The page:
Presentation on theme: "Chapter 5 – The Road to Independence"— Presentation transcript:
1 Chapter 5 – The Road to Independence 8.H.5. The ideas of the Enlightenment and dissatisfaction with colonial rule led English colonists to write the Declaration of Independence and launch the American Revolution
2 Boycott – to refuse to buy items from a particular country 8.H.5. The ideas of the Enlightenment and dissatisfaction with colonial rule led English colonists to write the Declaration of Independence and launch the American RevolutionBoycott – to refuse to buy items from a particular countryLoyalists – American colonists who remained loyal to Britain and opposed the war for independenceMinutemen – companies of civilian soldiers who boasted that they were ready to fight on a minute’s noticePatriots – American colonists who were determined to fight the British until American independence was wonPetition – a formal requestPeamble – an introduction to a formal document, especially the ConstitutionPropaganda – ideas or information designed and spread to influence opinionRepeal – to cancel an act or lawResolution – a formal expression of opinionWrits of Assistance – legal document that enabled officers to search homes and warehouses for goods that might be smuggled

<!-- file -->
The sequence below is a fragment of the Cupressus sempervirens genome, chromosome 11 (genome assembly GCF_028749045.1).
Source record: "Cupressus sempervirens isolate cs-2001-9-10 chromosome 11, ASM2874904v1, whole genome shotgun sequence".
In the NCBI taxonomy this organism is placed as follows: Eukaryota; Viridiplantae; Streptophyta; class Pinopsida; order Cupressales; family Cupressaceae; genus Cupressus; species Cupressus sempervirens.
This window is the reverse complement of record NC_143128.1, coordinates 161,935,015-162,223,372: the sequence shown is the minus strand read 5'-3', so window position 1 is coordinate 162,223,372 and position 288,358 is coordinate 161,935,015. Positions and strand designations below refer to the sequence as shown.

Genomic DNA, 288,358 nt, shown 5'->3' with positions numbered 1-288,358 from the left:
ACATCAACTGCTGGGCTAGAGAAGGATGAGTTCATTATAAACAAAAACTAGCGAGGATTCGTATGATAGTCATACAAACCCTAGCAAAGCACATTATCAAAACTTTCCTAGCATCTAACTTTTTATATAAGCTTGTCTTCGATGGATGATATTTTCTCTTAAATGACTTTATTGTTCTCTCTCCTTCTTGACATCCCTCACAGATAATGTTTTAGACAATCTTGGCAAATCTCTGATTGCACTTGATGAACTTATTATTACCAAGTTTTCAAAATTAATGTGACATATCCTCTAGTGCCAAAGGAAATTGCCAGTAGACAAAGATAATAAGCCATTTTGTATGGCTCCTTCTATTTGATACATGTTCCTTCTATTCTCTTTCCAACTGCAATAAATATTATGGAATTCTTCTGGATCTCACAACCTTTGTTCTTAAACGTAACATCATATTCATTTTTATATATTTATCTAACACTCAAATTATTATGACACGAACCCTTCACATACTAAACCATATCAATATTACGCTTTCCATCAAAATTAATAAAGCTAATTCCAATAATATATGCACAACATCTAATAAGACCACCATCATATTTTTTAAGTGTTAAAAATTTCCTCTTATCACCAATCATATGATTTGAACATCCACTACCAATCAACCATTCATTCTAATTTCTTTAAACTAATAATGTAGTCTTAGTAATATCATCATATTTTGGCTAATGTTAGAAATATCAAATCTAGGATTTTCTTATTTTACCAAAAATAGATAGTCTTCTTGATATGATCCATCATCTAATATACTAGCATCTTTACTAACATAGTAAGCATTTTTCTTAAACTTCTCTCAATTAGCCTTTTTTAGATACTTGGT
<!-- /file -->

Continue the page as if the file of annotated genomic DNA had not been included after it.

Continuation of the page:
3 July 1775 – Congress Sends Olive Branch Petition June 17, 1775 – Battle of Bunker Hill1773 – Boston Tea PartyProclamation of 1763May 10, 1775 – Second Continental Congress Meets1765 – Parliament enacts Stamp Act1770 – Boston MassacreApril 19, 1775 – Battles of Lexington and Concord17601765177017751780July 4, 1776 – Declaration of IndependenceParliament passes Sugar Act1774 – Coercive (Intolerable) Acts1767 – Townshend Act taxes colonial imports1774 – First Continental Congress Meets
4 In light of yesterdays lockdown, Buckeye Valley Middle School is implementing more stringent search policies of student possessions. Drug use is something that will not be tolerated at BV and as a result, a thorough search of student book bags will be conducted at the beginning of each class. From now on, you will be required to bring your book bag to class so the classroom teacher may conduct searches.
5 Protesting the stamp act sneakers are now under a tax Protesting the stamp act sneakers are now under a tax. If you are wearing sneakers please see the tax collector to pay for your stamp.Stamp Act – Tax on every piece of paper from legal documents to newspapers to playing cards.Virginia assembly passes a resolution (14) declaring only they had the right to tax the Virginia citizens.Boston – Samuel Adams helps start the Sons of LibertyThroughout the summer of 1765, protestors harassed British tax collectors with the goal of pressuring them into resignationEffigiesRansacked and houses belonging to royal officialsTar and featheringLiberty Tree
6 Protesting stamp act (cont. ) iphones are now under a tax Protesting stamp act (cont.) iphones are now under a tax. If you own an iphone please see your tax collector to purchase a stamp for your phoneIn colonial cities, people refused to use the stampsMerchants boycotted (21) British and European goodsBritish merchants lost so much business they begged Parliament to repeal (4) the Stamp Act